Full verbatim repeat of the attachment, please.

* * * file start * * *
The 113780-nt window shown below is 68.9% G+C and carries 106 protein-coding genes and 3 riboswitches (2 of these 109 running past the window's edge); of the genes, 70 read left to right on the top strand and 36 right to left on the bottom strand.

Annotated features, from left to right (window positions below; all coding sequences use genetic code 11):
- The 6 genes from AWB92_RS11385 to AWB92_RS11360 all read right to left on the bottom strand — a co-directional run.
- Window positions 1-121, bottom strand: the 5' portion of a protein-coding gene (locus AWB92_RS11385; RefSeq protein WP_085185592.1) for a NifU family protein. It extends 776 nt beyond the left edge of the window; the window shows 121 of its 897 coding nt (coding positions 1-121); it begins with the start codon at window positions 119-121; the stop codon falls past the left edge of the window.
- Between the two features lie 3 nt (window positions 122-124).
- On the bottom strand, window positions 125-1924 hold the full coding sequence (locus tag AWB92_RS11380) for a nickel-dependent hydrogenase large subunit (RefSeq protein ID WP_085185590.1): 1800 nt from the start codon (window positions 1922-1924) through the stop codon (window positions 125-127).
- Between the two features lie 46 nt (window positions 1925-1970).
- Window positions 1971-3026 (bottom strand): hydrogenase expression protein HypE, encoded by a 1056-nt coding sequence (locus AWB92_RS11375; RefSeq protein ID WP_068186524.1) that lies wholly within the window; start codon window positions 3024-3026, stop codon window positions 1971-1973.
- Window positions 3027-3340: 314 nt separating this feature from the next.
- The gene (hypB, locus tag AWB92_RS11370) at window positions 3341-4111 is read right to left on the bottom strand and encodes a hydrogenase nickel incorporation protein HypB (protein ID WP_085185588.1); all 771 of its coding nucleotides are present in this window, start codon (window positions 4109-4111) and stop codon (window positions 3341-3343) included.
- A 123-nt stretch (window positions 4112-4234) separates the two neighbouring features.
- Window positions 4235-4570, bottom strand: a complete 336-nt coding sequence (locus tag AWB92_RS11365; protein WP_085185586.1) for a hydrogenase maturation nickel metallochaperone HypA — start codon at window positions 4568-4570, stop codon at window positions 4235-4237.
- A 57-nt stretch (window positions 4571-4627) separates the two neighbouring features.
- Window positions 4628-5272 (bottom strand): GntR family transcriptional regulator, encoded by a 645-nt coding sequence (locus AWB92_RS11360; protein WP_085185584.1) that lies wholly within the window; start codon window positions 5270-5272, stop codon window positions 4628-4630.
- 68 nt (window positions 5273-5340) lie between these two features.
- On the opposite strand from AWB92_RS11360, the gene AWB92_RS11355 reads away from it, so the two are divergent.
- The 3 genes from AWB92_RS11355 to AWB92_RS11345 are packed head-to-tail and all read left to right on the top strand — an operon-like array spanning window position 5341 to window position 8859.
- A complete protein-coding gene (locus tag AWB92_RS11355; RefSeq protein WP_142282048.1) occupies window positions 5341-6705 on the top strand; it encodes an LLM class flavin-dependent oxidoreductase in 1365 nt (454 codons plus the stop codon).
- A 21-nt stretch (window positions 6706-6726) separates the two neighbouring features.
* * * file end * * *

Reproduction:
The 113780-nt window shown below is 68.9% G+C and carries 106 protein-coding genes and 3 riboswitches (2 of these 109 running past the window's edge); of the genes, 70 read left to right on the top strand and 36 right to left on the bottom strand.

Annotated features, from left to right (window positions below; all coding sequences use genetic code 11):
- The 6 genes from AWB92_RS11385 to AWB92_RS11360 all read right to left on the bottom strand — a co-directional run.
- Window positions 1-121, bottom strand: the 5' portion of a protein-coding gene (locus AWB92_RS11385; RefSeq protein WP_085185592.1) for a NifU family protein. It extends 776 nt beyond the left edge of the window; the window shows 121 of its 897 coding nt (coding positions 1-121); it begins with the start codon at window positions 119-121; the stop codon falls past the left edge of the window.
- Between the two features lie 3 nt (window positions 122-124).
- On the bottom strand, window positions 125-1924 hold the full coding sequence (locus tag AWB92_RS11380) for a nickel-dependent hydrogenase large subunit (RefSeq protein ID WP_085185590.1): 1800 nt from the start codon (window positions 1922-1924) through the stop codon (window positions 125-127).
- Between the two features lie 46 nt (window positions 1925-1970).
- Window positions 1971-3026 (bottom strand): hydrogenase expression protein HypE, encoded by a 1056-nt coding sequence (locus AWB92_RS11375; RefSeq protein ID WP_068186524.1) that lies wholly within the window; start codon window positions 3024-3026, stop codon window positions 1971-1973.
- Window positions 3027-3340: 314 nt separating this feature from the next.
- The gene (hypB, locus tag AWB92_RS11370) at window positions 3341-4111 is read right to left on the bottom strand and encodes a hydrogenase nickel incorporation protein HypB (protein ID WP_085185588.1); all 771 of its coding nucleotides are present in this window, start codon (window positions 4109-4111) and stop codon (window positions 3341-3343) included.
- A 123-nt stretch (window positions 4112-4234) separates the two neighbouring features.
- Window positions 4235-4570, bottom strand: a complete 336-nt coding sequence (locus tag AWB92_RS11365; protein WP_085185586.1) for a hydrogenase maturation nickel metallochaperone HypA — start codon at window positions 4568-4570, stop codon at window positions 4235-4237.
- A 57-nt stretch (window positions 4571-4627) separates the two neighbouring features.
- Window positions 4628-5272 (bottom strand): GntR family transcriptional regulator, encoded by a 645-nt coding sequence (locus AWB92_RS11360; protein WP_085185584.1) that lies wholly within the window; start codon window positions 5270-5272, stop codon window positions 4628-4630.
- 68 nt (window positions 5273-5340) lie between these two features.
- On the opposite strand from AWB92_RS11360, the gene AWB92_RS11355 reads away from it, so the two are divergent.
- The 3 genes from AWB92_RS11355 to AWB92_RS11345 are packed head-to-tail and all read left to right on the top strand — an operon-like array spanning window position 5341 to window position 8859.
- A complete protein-coding gene (locus tag AWB92_RS11355; RefSeq protein WP_142282048.1) occupies window positions 5341-6705 on the top strand; it encodes an LLM class flavin-dependent oxidoreductase in 1365 nt (454 codons plus the stop codon).
- A 21-nt stretch (window positions 6706-6726) separates the two neighbouring features.